3. Ignorance of Technology and New Legal Trends Many lawyers are not familiar with the latest technologies, or the newest acceptable legal trend and how to use them to practice law beyond borders. This can make it difficult for them to compete with better-informed lawyers and lawyers from other jurisdictions who have access to more advanced technologies.
4. Expensive Technology
The explosion of innovations and new technologies has had a significant impact on the legal profession, and this is especially true in Nigeria. There are now several legal tech providers in Nigeria that offer a variety of products and services. This can be overwhelming for lawyers who are trying to stay up-to-date on the latest technologies and innovations.
For example, there are now several legal technology platforms that offer access to legal solutions like research and other legal resources. However, these platforms can be expensive, and lawyers may not have the time or resources to learn which technology to prioritize and how to use them effectively.
5. Poverty and Lack of Technology Investment Many Nigerians live in poverty inclusive of lawyers. With the recent economic realities, many Nigerian law firms do not have the resources to invest in basic technologies like photocopiers, not to mention the latest technologies such as reliable internet connectivity. This can make it difficult for lawyers to compete with lawyers in other jurisdictions who have access to more advanced technologies.
6. Shortage of Lawyers
There is a shortage of qualified, especially specialized lawyers in Nigeria. This is because the number of law schools in Nigeria is limited and the bar exams are very difficult to pass. As a result, it can be difficult to qualify as a lawyer in Nigeria. Also, with the new “Japa” mentality, many lawyers have emigrated and chosen to practice law primarily in another jurisdiction rather than across borders as expected. Another reason for this shortage is the abandonment of legal practice by young lawyers for other promising careers due to its low prospects in income for new wigs.
7. Culture Resistance.
Lawyers from Nigeria who practice law in other jurisdictions may face cultural resistance from clients, colleagues, and judges. This is because there are often significant cultural differences between Nigeria and other countries. Also lawyers from Nigeria may also find that they have different cultural expectations from clients and colleagues in other jurisdictions.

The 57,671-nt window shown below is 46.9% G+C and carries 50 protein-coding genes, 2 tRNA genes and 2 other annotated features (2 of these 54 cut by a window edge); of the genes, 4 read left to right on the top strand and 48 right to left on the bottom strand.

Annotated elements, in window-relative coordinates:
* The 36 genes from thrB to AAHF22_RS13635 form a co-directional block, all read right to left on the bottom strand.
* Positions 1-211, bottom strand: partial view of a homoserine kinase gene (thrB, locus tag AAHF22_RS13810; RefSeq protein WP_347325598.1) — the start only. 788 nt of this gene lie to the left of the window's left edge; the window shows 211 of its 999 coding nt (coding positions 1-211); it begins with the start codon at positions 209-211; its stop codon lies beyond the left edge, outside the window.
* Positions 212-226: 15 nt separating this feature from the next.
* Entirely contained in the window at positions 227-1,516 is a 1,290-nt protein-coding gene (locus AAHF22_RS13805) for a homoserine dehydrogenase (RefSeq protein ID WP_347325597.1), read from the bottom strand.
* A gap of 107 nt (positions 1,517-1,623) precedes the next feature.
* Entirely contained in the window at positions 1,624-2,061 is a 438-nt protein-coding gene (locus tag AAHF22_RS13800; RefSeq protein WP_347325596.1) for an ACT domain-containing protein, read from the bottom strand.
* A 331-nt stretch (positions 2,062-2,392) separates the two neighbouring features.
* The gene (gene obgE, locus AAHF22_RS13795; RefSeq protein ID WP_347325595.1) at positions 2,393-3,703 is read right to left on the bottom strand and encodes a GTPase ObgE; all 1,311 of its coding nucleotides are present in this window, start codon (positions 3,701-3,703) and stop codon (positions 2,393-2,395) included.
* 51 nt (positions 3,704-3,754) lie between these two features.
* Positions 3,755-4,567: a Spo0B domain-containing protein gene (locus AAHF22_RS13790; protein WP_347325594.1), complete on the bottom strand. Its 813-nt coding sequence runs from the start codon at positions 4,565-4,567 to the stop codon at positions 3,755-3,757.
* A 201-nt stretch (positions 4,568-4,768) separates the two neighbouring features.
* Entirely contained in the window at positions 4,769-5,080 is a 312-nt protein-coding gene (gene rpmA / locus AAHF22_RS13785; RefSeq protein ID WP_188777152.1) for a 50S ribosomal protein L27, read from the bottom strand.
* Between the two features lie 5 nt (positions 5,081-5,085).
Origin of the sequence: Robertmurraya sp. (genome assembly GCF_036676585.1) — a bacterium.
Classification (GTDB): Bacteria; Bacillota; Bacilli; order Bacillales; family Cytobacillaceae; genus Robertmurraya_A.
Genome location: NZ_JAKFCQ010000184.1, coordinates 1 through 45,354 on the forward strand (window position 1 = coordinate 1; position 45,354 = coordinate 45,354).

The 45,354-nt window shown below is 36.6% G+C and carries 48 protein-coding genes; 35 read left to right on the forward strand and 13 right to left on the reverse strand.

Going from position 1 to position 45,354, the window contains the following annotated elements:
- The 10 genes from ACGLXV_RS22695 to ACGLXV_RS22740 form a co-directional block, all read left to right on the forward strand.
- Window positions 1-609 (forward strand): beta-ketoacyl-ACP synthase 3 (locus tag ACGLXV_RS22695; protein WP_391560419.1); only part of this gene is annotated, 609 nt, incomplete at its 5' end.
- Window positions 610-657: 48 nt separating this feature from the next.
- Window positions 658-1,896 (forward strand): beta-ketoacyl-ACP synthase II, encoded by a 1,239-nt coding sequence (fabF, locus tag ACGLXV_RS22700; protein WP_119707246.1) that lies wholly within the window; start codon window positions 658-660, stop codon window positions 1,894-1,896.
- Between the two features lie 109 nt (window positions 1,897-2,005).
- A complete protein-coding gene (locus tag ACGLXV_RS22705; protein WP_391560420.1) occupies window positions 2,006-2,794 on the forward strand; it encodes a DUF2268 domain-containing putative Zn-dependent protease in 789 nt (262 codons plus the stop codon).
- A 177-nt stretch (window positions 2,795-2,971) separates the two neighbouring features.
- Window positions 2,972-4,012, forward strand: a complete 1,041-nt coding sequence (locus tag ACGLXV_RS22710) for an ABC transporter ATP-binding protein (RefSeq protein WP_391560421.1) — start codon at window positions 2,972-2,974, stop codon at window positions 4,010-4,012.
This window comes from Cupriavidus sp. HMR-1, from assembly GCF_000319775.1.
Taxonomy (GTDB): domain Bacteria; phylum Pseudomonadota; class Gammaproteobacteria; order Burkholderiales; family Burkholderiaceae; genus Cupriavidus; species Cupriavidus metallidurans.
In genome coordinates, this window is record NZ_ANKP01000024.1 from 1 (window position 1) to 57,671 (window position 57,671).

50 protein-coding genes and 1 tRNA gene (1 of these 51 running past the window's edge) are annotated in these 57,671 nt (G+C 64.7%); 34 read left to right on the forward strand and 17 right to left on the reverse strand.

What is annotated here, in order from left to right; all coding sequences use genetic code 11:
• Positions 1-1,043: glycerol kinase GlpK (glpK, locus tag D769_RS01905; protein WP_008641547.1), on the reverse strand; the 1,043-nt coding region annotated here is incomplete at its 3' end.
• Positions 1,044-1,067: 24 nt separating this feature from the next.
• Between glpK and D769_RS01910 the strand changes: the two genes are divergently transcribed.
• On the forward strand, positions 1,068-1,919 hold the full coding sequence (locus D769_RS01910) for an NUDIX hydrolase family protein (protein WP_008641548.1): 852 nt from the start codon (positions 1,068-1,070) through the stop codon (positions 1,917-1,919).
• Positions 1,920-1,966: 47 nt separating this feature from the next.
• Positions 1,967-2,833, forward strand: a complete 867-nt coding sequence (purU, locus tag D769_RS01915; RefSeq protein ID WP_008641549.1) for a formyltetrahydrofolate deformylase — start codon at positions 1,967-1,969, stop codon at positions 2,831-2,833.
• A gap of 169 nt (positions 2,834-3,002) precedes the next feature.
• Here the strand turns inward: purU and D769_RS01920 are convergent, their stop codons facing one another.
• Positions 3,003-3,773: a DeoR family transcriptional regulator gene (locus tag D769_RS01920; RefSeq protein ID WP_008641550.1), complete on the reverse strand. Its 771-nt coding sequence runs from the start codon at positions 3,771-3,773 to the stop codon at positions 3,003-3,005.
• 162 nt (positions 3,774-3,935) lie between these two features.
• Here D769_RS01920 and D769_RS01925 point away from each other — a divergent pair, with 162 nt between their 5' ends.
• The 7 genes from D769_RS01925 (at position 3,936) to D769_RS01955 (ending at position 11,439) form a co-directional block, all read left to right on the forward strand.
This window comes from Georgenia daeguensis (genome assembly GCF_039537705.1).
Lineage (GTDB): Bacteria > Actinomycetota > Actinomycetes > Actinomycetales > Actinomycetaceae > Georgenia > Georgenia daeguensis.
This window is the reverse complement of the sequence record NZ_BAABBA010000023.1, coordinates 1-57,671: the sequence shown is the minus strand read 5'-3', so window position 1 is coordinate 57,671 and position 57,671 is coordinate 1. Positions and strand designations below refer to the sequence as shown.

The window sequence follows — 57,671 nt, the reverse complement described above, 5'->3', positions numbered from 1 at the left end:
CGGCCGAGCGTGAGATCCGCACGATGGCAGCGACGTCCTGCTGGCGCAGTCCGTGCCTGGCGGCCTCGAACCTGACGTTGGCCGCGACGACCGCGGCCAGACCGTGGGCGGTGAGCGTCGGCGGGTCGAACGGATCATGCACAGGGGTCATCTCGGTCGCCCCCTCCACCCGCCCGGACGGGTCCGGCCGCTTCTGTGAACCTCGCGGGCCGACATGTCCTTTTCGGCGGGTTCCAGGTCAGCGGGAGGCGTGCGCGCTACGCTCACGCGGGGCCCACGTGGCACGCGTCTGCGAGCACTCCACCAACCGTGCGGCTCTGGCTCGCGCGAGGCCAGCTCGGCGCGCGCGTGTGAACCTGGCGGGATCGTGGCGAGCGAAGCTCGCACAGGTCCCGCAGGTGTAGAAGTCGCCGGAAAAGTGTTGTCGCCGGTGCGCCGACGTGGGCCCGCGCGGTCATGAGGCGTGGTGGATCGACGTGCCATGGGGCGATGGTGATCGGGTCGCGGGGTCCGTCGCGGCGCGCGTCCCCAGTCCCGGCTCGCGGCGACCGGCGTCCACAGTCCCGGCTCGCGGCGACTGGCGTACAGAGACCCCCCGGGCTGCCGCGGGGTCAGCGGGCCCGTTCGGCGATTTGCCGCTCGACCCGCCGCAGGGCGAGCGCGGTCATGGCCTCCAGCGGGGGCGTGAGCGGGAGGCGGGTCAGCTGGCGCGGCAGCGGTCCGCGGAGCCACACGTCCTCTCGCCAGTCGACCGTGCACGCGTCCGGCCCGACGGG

It is important to state here that despite these challenges, several Nigerian lawyers are successfully practicing law beyond borders. By overcoming these challenges, Nigerian lawyers can position themselves to play the important role of advancing the global legal profession.

Given the challenges to legal practice beyond borders identified above, the following recommendations are proffered as possible solutions to these challenges.
1. On the challenge of multiplicity of qualifications and certifications.
The Nigerian Bar Association (NBA) should work with other bar associations around the world to develop Mutual Recognition Agreements (MRAs). MRAs would allow lawyers from one jurisdiction to practice law in another jurisdiction without having to meet all of the qualifications and certification requirements of that jurisdiction.
The NBA should also work with the Nigerian government to establish a reciprocal licensing program. This program would allow Nigerian lawyers to practice law in other jurisdictions without having to take additional bar exams.
Cross-border partnerships between lawyers and law offices can be reached that allows cross border international practices. Law offices can have subsidiaries abroad or partner with another law firm to prosecute cross border legal assignments.

2. On the issue of inadequate legislation.
The government should timeously review and update the country’s laws and regulations to ensure that they meet international standards.
The government should effectively and efficiently equip the Law Review Commission that is responsible for developing and updating laws and regulations related to new innovations, legal trends and other areas of law.
3. On the issue of expensive technology.
The government should also work with legal tech providers to develop affordable and user-friendly legal technology solutions.